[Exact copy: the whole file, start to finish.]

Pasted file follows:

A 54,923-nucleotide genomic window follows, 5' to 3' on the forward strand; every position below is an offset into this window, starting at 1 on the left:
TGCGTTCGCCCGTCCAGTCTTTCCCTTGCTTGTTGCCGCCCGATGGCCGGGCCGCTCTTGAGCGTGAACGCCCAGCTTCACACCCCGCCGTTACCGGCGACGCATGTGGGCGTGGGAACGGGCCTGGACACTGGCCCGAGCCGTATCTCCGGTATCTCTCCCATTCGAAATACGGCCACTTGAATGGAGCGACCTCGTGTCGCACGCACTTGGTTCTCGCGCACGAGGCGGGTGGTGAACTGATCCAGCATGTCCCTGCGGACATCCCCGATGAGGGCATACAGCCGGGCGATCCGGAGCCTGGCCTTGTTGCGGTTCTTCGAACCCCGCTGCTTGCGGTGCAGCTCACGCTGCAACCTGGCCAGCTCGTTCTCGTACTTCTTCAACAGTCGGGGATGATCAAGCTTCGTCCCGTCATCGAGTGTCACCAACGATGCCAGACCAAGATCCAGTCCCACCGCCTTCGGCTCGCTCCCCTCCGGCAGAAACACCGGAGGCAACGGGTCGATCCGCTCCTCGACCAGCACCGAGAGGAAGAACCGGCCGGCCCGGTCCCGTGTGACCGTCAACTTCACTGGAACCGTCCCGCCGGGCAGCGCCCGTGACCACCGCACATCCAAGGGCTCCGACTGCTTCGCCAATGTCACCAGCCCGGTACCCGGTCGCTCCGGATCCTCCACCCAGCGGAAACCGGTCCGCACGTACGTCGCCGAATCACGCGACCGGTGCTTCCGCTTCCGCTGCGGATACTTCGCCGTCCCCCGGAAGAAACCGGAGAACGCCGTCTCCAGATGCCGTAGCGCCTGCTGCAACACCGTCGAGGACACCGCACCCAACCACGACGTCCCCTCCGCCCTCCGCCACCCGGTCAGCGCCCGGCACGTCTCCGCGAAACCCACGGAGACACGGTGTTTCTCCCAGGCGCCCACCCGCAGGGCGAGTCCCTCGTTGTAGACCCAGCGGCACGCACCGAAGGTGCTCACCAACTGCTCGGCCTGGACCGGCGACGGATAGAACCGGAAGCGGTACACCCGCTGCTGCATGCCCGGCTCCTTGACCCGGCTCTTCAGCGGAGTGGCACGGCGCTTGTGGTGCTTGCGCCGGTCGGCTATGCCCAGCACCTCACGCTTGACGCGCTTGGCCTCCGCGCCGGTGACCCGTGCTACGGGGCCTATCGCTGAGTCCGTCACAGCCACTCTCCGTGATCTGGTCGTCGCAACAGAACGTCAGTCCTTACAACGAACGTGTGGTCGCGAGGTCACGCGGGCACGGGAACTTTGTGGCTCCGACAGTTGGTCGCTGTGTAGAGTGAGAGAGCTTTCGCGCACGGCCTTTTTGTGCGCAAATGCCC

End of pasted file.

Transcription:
A 54,923-nucleotide genomic window follows, 5' to 3' on the forward strand; every position below is an offset into this window, starting at 1 on the left:
TGCGTTCGCCCGTCCAGTCTTTCCCTTGCTTGTTGCCGCCCGATGGCCGGGCCGCTCTTGAGCGTGAACGCCCAGCTTCACACCCCGCCGTTACCGGCGACGCATGTGGGCGTGGGAACGGGCCTGGACACTGGCCCGAGCCGTATCTCCGGTATCTCTCCCATTCGAAATACGGCCACTTGAATGGAGCGACCTCGTGTCGCACGCACTTGGTTCTCGCGCACGAGGCGGGTGGTGAACTGATCCAGCATGTCCCTGCGGACATCCCCGATGAGGGCATACAGCCGGGCGATCCGGAGCCTGGCCTTGTTGCGGTTCTTCGAACCCCGCTGCTTGCGGTGCAGCTCACGCTGCAACCTGGCCAGCTCGTTCTCGTACTTCTTCAACAGTCGGGGATGATCAAGCTTCGTCCCGTCATCGAGTGTCACCAACGATGCCAGACCAAGATCCAGTCCCACCGCCTTCGGCTCGCTCCCCTCCGGCAGAAACACCGGAGGCAACGGGTCGATCCGCTCCTCGACCAGCACCGAGAGGAAGAACCGGCCGGCCCGGTCCCGTGTGACCGTCAACTTCACTGGAACCGTCCCGCCGGGCAGCGCCCGTGACCACCGCACATCCAAGGGCTCCGACTGCTTCGCCAATGTCACCAGCCCGGTACCCGGTCGCTCCGGATCCTCCACCCAGCGGAAACCGGTCCGCACGTACGTCGCCGAATCACGCGACCGGTGCTTCCGCTTCCGCTGCGGATACTTCGCCGTCCCCCGGAAGAAACCGGAGAACGCCGTCTCCAGATGCCGTAGCGCCTGCTGCAACACCGTCGAGGACACCGCACCCAACCACGACGTCCCCTCCGCCCTCCGCCACCCGGTCAGCGCCCGGCACGTCTCCGCGAAACCCACGGAGACACGGTGTTTCTCCCAGGCGCCCACCCGCAGGGCGAGTCCCTCGTTGTAGACCCAGCGGCACGCACCGAAGGTGCTCACCAACTGCTCGGCCTGGACCGGCGACGGATAGAACCGGAAGCGGTACACCCGCTGCTGCATGCCCGGCTCCTTGACCCGGCTCTTCAGCGGAGTGGCACGGCGCTTGTGGTGCTTGCGCCGGTCGGCTATGCCCAGCACCTCACGCTTGACGCGCTTGGCCTCCGCGCCGGTGACCCGTGCTACGGGGCCTATCGCTGAGTCCGTCACAGCCACTCTCCGTGATCTGGTCGTCGCAACAGAACGTCAGTCCTTACAACGAACGTGTGGTCGCGAGGTCACGCGGGCACGGGAACTTTGTGGCTCCGACAGTTGGTCGCTGTGTAGAGTGAGAGAGCTTTCGCGCACGGCCTTTTTGTGCGCAAATGCCC